After reviewing our RFI response, corporate procurement reached out to me to inquire whether we could provide a detailed price quote for installation with a recommended deployment plan for 800-900 installations. We could, provided they send us three critically important documents from which to develop a comprehensive deployment plan:

  • A spreadsheet list of all the vehicles by make, model, year, fleet number, VIN, and assigned address location.
  • A document outlining the results of their internal fleet testing of the Weboost, more specifically preferred mounting locations by vehicle type and antenna placement.
  • A general wiring schematic from fleet maintenance for each vehicle type.

AEP assembled a very well written RFP (Request for Proposal) including the information we requested above, together with details of their OPCO operating areas. Critically, Corporate Procurement made themselves available for questions and recommendations as we developed our RFP Response. AEP published a thorough RFP that included the basic elements of a deployment plan respondents should address and preliminary onboarding documentation requirements, including:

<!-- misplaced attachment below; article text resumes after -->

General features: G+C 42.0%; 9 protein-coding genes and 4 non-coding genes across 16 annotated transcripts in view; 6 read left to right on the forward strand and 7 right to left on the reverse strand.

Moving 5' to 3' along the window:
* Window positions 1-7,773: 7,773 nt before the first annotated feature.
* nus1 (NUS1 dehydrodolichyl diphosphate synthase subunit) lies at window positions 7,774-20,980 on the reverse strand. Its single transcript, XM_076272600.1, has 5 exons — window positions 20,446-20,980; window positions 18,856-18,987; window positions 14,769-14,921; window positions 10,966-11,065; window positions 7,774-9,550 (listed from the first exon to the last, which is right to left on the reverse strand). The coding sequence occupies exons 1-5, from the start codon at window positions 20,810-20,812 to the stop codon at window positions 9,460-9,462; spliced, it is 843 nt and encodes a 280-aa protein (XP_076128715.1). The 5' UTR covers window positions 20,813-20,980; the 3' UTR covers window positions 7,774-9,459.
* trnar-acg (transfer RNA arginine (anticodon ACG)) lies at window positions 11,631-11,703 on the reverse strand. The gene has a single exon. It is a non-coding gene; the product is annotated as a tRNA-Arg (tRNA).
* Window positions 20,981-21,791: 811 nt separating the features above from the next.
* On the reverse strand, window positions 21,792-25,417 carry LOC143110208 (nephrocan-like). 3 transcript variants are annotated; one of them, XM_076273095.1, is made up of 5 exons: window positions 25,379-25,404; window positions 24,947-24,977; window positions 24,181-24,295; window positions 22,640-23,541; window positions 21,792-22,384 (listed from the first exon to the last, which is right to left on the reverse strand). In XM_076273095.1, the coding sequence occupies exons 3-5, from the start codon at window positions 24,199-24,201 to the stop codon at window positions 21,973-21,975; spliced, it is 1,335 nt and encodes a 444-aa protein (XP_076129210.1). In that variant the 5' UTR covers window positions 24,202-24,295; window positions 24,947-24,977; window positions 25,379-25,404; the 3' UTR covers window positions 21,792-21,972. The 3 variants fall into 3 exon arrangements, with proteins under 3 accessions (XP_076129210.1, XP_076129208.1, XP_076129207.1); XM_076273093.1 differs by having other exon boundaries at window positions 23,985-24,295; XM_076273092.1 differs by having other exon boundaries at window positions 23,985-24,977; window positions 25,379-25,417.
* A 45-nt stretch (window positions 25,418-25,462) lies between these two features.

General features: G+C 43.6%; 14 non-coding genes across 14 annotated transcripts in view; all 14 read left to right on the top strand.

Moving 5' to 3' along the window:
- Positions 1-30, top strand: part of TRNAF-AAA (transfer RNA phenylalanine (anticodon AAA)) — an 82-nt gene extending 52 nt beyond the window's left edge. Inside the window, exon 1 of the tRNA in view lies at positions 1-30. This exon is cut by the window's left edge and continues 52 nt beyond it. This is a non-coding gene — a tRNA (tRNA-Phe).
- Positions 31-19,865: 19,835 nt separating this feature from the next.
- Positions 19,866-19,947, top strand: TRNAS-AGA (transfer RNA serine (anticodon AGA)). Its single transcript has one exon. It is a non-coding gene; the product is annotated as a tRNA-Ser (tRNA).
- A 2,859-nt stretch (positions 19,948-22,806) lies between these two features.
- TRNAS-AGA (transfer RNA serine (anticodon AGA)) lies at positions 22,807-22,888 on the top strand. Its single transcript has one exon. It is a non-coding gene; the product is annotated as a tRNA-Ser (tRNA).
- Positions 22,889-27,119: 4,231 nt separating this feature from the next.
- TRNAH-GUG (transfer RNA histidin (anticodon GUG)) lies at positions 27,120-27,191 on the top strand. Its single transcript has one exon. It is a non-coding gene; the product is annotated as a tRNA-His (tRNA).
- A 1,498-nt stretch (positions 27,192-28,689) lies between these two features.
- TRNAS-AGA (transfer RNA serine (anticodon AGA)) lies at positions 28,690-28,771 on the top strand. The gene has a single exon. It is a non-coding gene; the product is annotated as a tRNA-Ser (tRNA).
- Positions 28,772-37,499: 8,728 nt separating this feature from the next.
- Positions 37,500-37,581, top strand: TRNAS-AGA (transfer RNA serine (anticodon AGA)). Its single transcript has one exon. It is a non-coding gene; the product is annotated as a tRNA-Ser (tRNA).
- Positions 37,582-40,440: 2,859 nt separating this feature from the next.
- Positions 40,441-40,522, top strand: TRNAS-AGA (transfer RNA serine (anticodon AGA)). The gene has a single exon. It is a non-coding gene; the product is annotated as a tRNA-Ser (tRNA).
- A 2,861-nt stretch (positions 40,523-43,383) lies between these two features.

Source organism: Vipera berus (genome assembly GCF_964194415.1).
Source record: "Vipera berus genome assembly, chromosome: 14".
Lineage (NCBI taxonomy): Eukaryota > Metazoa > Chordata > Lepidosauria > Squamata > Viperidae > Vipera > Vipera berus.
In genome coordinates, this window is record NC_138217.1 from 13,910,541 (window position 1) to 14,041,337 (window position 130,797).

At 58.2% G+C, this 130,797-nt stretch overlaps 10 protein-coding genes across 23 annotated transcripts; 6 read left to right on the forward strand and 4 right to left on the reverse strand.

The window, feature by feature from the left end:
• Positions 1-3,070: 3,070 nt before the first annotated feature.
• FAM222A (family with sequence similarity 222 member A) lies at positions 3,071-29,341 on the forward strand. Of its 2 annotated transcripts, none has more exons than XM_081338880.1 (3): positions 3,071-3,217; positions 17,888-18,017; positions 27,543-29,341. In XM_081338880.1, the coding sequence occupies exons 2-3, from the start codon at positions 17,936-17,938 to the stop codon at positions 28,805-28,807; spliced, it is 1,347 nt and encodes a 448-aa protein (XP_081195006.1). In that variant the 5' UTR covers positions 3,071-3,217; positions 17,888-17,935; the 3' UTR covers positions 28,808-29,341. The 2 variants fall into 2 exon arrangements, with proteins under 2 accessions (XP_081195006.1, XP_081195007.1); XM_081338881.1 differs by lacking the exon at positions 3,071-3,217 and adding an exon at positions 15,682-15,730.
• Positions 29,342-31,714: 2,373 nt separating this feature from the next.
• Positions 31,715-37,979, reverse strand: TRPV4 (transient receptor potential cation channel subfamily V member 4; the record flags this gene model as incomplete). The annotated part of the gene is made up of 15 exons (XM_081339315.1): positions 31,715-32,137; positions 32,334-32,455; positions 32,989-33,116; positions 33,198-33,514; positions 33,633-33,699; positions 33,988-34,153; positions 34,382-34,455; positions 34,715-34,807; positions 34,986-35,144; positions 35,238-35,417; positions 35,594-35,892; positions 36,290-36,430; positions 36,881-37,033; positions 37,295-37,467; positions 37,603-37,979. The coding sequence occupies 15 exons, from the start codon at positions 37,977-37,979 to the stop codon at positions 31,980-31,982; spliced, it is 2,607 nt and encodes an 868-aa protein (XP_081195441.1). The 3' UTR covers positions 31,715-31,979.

• Company Profile: consisting of business basics, mission, coverage area, and culture
  • Objectives: define whether RFP is by invitation only or a broad distribution and timelines
  • Background and Overview of Project: why, what, where, and when
  • Project Scope: respondent’s abilities, reach, timeliness, availability, and inventory control
  • Evaluation Criteria: costs, solution, installation capabilities, experience, financial stability, security standards, ability to meet timelines
  • Who to Contact for Questions: technical and commercial
  • How to Respond: email, physical delivery by courier, mail, etc.
  • Due Date


The RFP response from your respondents should be as detailed as possible, but not too textual. Specifics of the plan are critical. Your RFP should make it very clear whether you prefer a separate written response, or a response made directly within the body of the RFP. A separate written response will give you much more detail and evaluation criteria to work with.

MOBILE responded to the RFP with a separate written response that included an executive summary to summarize our understanding of the overall need, the equipment to be installed, the time frame required, a pilot requirement, and the optional deployment plans to be considered.